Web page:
• CFRED CUHK Law

The Legality of Screen Scraping and Its Open Banking Moment

Han-Wei Liu - Monash University


--- Screen scraping - technique using an agent to collect, parse, and organize data from the web in an automated manner - has found countless applications over the past two decades. It is now used for targeted advertising, price aggregation, budgeting apps, website preservation, academic research, journalism, and more. Analytic start-ups draw insights for industries by scraping public data, while Fintech firms purchase data made available by aggregators to develop new products and services.


However, screen scraping can be controversial. It can be detrimental to the data host and consumer. Scraping is parasitic when it undercuts a website’s revenue by republishing data without requiring users to view supporting advertisements. It can facilitate copyright infringement at scale or even impact the data host’s services by overloading servers. Screen scraping can also raise privacy concerns for consumers if it collects identifiable information or enables new surveillance forms. In the banking context—where login credentials may be shared to allow the scraping of account data—there are additional concerns about cybersecurity, data breach, and liability allocation for unauthorized transactions. These complex applications of screen scraping have led to litigation against scrapers—most notably in the US.


My recent article , "Two Decades of Laws and Practice Around Screen Scraping in the Common Law World and Its Open Banking Watershed Moment", has undertaken a comprehensive survey, mapping out the trajectory of relevant laws and jurisprudence around screen scraping legality in three common law jurisdictions - the US, the UK, and Australia. With five selected issue areas I investigated- “digital trespass” statutes, tort, intellectual property rights, contract, and data protection - my findings reveal some level of divergence in the way each country addresses the legality of screen scraping.


Specifically, I argue that the use of tort law, in the form of a “trespass to chattels” claim, is more likely to succeed in the US than in the UK or Australia. The Computer Fraud and Abuse Act (CFAA) is also a handy tool for litigating against scrapers in the US, despite the vague and evolving concept of “authorized” access. While one may find comparable legislation (i.e., Computer Misuse Act in the UK and Cybercrime Act 2001 in Australia) in other two jurisdictions, they have not yet tested for such a purpose—though the recent landmark decisions in the US like hiQ could shed light on as to reasoning the UK or Australian courts may follow. By contrast, intellectual property infringement claims are more likely to succeed in the UK, given the existence of a “database right,” which does not exist in the other two states. There is room for claims based on contractual rights (derived from a website’s terms of use) in all three common law jurisdictions. However, in Australia, such claims may be the “first line of defense” against screen scraping, considering the absence of a hacking statute or database right. Finally, scraping personally identifiable information may breach privacy/data protection in Australia and the UK, but it is less clear in the US context, for the lack of a comprehensive data privacy legislation at the federal level yet.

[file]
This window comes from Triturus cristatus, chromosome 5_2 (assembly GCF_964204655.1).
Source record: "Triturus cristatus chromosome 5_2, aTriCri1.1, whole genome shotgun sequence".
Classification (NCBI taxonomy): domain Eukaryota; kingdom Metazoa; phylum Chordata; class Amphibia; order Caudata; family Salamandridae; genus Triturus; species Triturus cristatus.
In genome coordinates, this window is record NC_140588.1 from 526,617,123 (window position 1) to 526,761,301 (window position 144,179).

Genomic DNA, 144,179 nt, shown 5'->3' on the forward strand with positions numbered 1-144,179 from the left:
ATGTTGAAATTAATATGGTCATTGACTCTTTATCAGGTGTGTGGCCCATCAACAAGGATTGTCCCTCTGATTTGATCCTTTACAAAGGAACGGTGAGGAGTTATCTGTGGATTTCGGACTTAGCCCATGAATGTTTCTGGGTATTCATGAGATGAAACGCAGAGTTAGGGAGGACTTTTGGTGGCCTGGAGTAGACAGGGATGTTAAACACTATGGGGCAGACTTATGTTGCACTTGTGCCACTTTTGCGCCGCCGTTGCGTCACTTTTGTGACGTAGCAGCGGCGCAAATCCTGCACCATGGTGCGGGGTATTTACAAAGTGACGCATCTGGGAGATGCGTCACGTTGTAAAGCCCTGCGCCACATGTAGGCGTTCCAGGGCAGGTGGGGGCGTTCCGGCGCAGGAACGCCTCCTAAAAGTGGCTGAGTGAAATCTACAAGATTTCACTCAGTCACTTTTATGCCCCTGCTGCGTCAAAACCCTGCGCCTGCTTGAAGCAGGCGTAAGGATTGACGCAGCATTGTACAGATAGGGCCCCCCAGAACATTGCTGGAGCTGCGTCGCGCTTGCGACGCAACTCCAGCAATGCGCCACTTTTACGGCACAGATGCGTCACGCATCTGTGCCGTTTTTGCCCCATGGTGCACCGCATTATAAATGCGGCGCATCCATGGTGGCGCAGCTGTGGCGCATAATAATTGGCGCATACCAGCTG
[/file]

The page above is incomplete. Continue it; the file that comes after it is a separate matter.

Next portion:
Despite such divergence, one may see a sea change amid the trend of data-sharing under the banner of “Open Banking” in coming years. While these three jurisdictions are divided in the way they treat such technology (i.e., screen scraping), Open Banking initiatives’ rise in recent years could moderate concerns and bring a certain level of convergence. I argue that to the extent Open Banking mandates or facilitates data sharing—depending upon the regulatory design in each jurisdiction, it could reduce the need for screen scraping. This is especially so in the European context—and even more so if the UK Smart Data initiative expands these data-sharing principles beyond the financial sector.


Conversely, the financial data-sharing environment is less evident in the US, which lags in building up Open Banking. Australia lies in the middle of these two extremes: it has a comprehensive Consumer Data Rights (CDR) regime that can theoretically reduce screen scraping needs. However, given that it imposes no ban on screen scraping (unlike the EU/UK model), it has a loophole for data miners to work around the new regime and continue scraping data.


In short, with the emerging trend of data sharing, one could witness a sea change in the screen scraping legal landscape. Insofar as data sharing schemes enable information flow between entities, one would expect some level of convergence. However, such a convergence is qualified by the institutional design of data-sharing schemes—whether or not it explicitly addresses screen scraping (as in Australia and the UK) and whether there is a top-down, government-mandated data-sharing regime (as in the US).


These are, of course, just preliminary findings, though they can serve as a starting point for a larger project exploring the role of screen scraping in the digital economy. Debates on the legality of screen scraping and some issues left out in this paper - such as the linkage between data sharing and antitrust and conflict of laws - continue to rage. It remains to be seen how the governments in these three jurisdictions and others develop a more holistic approach towards this technology by striking the right balance between different stakeholders entering the age of big data.


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